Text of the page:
Some beginnings and endings are full of romance. People who are no longer in the first flush of youth (or even in their prime) enjoy beginnings and endings.
Last weekend, John and I went to Dowerin to take part in the beginning of the end of an era.
Eleven years ago my sister, Elizabeth, and her husband, Peter, moved to Dowerin. This little town is around 170 kilometres from Perth, in the Central Wheat Belt region of Western Australia. Their move to the country was sudden, unexpected and very romantic.
Peter was there on business at the Dowerin Field Days. The Field Days are a massive agricultural expo, held annually. Peter fell in love with a charming old farm house with an enormous shed on six acres of land. He called Elizabeth, and asked her to meet him there. She also fell in love with the house at first sight.
It soon became their home, often filled with guests from Perth. Elizabeth and Peter settled into the community.
The house was packed with friends and family when Peter and Elizabeth married the following year. The dining room was transformed into a bower of roses and candles. Peter sang a love song to his bride at the end of the ceremony. I cried. Hard.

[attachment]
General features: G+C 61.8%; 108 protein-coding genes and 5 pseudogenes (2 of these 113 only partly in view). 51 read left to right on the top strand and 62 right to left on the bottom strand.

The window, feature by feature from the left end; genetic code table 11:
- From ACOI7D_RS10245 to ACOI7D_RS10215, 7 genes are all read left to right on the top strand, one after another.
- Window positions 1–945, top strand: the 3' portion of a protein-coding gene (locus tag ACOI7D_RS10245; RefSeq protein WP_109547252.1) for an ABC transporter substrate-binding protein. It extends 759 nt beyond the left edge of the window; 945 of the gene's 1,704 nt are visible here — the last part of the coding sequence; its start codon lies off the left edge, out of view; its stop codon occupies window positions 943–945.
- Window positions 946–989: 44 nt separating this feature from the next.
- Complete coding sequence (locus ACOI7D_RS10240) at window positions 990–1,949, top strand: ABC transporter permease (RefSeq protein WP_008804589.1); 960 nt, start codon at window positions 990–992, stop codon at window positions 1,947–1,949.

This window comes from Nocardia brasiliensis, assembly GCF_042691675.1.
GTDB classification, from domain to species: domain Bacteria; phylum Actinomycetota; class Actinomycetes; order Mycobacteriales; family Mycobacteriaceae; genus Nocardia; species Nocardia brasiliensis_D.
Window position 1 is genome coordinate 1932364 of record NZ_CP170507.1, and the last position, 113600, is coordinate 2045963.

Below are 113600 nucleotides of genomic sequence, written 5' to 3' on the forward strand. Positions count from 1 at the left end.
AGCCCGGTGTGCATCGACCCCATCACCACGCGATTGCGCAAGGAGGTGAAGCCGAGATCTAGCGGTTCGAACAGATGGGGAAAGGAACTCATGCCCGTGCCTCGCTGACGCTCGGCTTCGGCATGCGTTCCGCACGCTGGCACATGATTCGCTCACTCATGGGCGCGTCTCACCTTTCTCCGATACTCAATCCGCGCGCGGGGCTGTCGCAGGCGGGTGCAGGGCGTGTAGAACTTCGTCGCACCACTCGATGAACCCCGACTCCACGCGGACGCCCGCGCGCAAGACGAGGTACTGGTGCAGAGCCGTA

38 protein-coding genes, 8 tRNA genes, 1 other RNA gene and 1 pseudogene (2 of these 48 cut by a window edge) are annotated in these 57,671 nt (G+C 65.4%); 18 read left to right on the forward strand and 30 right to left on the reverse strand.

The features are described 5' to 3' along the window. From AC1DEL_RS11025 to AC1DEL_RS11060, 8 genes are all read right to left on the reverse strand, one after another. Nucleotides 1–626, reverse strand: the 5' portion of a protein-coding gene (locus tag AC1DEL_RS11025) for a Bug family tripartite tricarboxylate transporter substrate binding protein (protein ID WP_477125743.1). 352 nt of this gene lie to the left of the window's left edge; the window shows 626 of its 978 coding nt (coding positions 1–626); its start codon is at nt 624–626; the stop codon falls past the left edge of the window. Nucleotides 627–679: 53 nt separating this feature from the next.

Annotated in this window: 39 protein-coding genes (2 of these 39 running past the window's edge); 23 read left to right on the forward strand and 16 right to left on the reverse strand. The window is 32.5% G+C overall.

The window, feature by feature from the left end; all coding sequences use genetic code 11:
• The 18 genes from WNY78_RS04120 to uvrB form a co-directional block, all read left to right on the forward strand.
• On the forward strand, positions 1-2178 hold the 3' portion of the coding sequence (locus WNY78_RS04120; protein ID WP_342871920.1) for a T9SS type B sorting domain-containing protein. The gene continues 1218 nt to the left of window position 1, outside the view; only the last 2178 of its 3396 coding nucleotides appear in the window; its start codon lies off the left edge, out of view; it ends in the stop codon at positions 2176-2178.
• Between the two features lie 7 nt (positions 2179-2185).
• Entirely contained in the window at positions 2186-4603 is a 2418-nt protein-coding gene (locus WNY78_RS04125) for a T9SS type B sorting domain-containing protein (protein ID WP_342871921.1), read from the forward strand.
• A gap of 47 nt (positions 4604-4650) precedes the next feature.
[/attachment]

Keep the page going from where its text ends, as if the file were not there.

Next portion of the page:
Before long the couple had established a successful bed and breakfast business. They called on their own experience as travelers to provide what they like in accommodation. At first they used the spare bedrooms in the house. Then they built two units in the garden. The visitors’ book overflows with praise for the comfort of the accommodation and their hospitality.
John and I have spent many weeks there. I’ve managed, without too much fuss, to keep the bed and breakfast running while Elizabeth and Peter holidayed overseas. John retired to the shed, where he has done some of his best oil paintings. A city woman born and bred, I have relished my tastes of country living. Dowerin has happy memories.
The bed and breakfast will close at the end of next month. I will miss it. I don’t like beginnings and endings as much as some people.
On the weekend, Elizabeth and Peter ran a monster garage sale. Elizabeth advertised the event on social media. Nearly two hundred people arrived. They drank coffee and munched on home-made biscuits as they perused the merchandise.
John and I added extra hands. We enjoyed the country-fair atmosphere and meeting up with new people and those we’d met before. We fielded questions.
‘Do you have any rusty old things for sale?’
‘Rusty things. You know, old ploughs and wagon-wheels. That sort of thing?’
‘Oh. I’ll find out.’
We hope we’ll be forgiven for selling off a still-in-use electric kettle. Oh, and the chairs on the verandah. We thought they were for sale too! And the ridiculously low prices quoted when we didn’t really know.
Elizabeth and Peter will soon move from Dowerin. They will miss the life they’ve made. They will especially miss their friends. At the same time, they are looking forward to new challenges, new joys. They will keep their romance alive.
Beginnings and endings are always bitter/sweet. There’s loss and anticipation. We wish them well in their new home.